R: So, you work in Texas, but Monty gained his fame in Chicago. Why did he travel down to your area in the winter? What makes this part of Texas appealing to Piping Plovers during the nonbreeding months?
K: Texas is a very important coastline for Piping Plovers — it supports approximately 50 percent of the entire species population in the winter. So Piping Plover conservation in Texas is incredibly important for the recovery and continued survival of the species. Even though Texas supports that many Piping Plovers, Monty wintering on the upper Texas coast was a pretty rare treat. Monty is part of the Endangered Great Lakes population, and the majority of that population winters on the Atlantic coast and the South Florida Gulf coast. We might get a couple Great Lakes Piping Plovers that migrate through the upper Texas coast, but usually not one overwintering. So to learn we had a famous plover wintering with us on top of that was a tremendous honor!
On top of Texas having mild winters that allow for shorebirds to comfortably overwinter, I suspect Monty was attracted to our region because of Bolivar Flats Shorebird Sanctuary. It provides reliable foraging areas in their expansive tidal flats during low tides that can support thousands of shorebirds, with multiple records of around 100 Piping Plovers on a single day. Bolivar Flats is a Globally Important Bird Area and an International site in the Western Hemisphere Shorebird Reserve Network.
R: The Gulf Coast is important to so many different species of shorebirds, and your work with ABC gives you a front row seat to their lives. What do Piping Plovers and other shorebirds do in the nonbreeding season? What did Monty get up to when he was out of the spotlight?
K: I have spent many hours studying Piping Plovers on the upper Texas coast and have learned that they have a fairly predictable daily routine. During high tides, you will mostly find them on the beach, feeding and roosting. And during low tides, you'll mostly find them in the exposed bayside tidal flats, foraging on their favorite prey, polychaete worms (tiny, segmented marine worms that live in sand flats).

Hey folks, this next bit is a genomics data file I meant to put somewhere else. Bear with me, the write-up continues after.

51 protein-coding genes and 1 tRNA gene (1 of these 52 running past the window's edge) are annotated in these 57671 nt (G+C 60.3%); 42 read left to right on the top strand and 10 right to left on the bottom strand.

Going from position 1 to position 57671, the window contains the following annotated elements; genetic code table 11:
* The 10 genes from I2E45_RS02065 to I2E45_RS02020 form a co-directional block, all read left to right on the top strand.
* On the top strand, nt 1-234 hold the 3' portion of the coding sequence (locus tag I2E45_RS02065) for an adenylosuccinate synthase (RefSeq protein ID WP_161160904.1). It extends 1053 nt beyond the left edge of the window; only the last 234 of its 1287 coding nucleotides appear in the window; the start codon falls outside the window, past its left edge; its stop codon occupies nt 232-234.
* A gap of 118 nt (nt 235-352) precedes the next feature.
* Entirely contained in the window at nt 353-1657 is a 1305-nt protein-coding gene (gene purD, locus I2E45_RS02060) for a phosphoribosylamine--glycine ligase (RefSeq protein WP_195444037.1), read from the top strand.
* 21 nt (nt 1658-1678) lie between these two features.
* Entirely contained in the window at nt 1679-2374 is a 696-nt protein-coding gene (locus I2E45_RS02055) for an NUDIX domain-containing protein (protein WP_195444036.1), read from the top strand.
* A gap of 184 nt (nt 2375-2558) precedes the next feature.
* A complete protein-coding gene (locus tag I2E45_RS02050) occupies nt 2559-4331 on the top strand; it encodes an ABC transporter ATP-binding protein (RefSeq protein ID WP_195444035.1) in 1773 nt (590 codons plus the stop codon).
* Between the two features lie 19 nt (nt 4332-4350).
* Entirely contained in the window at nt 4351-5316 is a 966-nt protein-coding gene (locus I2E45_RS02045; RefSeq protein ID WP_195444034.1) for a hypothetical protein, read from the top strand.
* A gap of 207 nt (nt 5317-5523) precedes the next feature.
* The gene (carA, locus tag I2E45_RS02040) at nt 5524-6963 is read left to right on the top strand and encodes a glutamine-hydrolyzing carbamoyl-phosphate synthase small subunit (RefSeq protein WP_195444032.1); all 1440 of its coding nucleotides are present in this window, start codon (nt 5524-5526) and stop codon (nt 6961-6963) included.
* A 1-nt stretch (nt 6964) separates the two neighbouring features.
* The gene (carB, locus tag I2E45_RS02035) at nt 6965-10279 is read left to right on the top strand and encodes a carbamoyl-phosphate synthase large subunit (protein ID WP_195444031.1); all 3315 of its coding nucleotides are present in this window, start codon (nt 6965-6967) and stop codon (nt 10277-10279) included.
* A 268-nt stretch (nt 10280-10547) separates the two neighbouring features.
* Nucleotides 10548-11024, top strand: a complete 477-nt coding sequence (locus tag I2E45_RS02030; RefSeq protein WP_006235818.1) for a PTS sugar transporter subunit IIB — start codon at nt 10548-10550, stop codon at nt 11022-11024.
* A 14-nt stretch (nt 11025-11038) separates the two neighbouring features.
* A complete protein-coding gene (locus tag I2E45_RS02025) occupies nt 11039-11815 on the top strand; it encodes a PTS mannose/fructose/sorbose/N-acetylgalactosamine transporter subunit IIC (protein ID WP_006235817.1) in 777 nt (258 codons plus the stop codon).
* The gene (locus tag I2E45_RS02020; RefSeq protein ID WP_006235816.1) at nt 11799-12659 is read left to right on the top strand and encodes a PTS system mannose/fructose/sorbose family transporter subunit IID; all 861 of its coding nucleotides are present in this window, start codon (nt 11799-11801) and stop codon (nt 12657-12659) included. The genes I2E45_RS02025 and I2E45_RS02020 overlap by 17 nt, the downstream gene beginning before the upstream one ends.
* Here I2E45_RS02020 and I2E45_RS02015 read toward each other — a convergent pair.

Monty would go from being a single family unit in Chicago to attending a Piping Plover convention in the tidal flats, which can host 70-plus plovers at times. But he got his alone time when he moved to his individual “beach territory” during high tides. These birds become quite defensive against other Piping Plovers moving into their beach territory. It's fun to watch them stake their claim. Monty's high tide territory was at East Beach in Galveston, and his low tide territory was at Bolivar Flats Shorebird Sanctuary. The two sites are about 2 miles apart and are separated by the Houston Ship Channel. So he got to watch cruise ships, cargo ships, and oil tankers going in and out of the port.
R: Monty reached the average lifespan for his species (they typically don't live longer than 5 years in the wild), but not all Piping Plovers have that opportunity. Great Lakes Piping Plovers are federally listed as Endangered. What are some of the risks this species faces? What obstacles would Monty deal with on his journey between Texas and the Chicago area each year?